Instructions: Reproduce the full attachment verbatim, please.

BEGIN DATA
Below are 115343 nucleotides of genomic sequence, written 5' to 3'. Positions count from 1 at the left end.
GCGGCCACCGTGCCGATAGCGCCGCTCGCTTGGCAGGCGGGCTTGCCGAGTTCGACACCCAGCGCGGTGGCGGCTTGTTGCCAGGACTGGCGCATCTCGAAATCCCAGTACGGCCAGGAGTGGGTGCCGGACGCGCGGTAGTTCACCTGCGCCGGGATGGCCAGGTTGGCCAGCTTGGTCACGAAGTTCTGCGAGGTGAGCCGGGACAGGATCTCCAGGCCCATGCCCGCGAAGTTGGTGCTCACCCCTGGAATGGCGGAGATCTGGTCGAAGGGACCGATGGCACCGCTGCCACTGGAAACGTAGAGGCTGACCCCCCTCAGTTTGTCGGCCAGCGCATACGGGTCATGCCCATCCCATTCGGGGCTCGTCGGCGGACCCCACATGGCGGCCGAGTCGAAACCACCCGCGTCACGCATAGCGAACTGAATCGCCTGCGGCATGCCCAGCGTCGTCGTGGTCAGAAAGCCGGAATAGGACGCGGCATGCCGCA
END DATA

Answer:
Below are 115343 nucleotides of genomic sequence, written 5' to 3'. Positions count from 1 at the left end.
GCGGCCACCGTGCCGATAGCGCCGCTCGCTTGGCAGGCGGGCTTGCCGAGTTCGACACCCAGCGCGGTGGCGGCTTGTTGCCAGGACTGGCGCATCTCGAAATCCCAGTACGGCCAGGAGTGGGTGCCGGACGCGCGGTAGTTCACCTGCGCCGGGATGGCCAGGTTGGCCAGCTTGGTCACGAAGTTCTGCGAGGTGAGCCGGGACAGGATCTCCAGGCCCATGCCCGCGAAGTTGGTGCTCACCCCTGGAATGGCGGAGATCTGGTCGAAGGGACCGATGGCACCGCTGCCACTGGAAACGTAGAGGCTGACCCCCCTCAGTTTGTCGGCCAGCGCATACGGGTCATGCCCATCCCATTCGGGGCTCGTCGGCGGACCCCACATGGCGGCCGAGTCGAAACCACCCGCGTCACGCATAGCGAACTGAATCGCCTGCGGCATGCCCAGCGTCGTCGTGGTCAGAAAGCCGGAATAGGACGCGGCATGCCGCA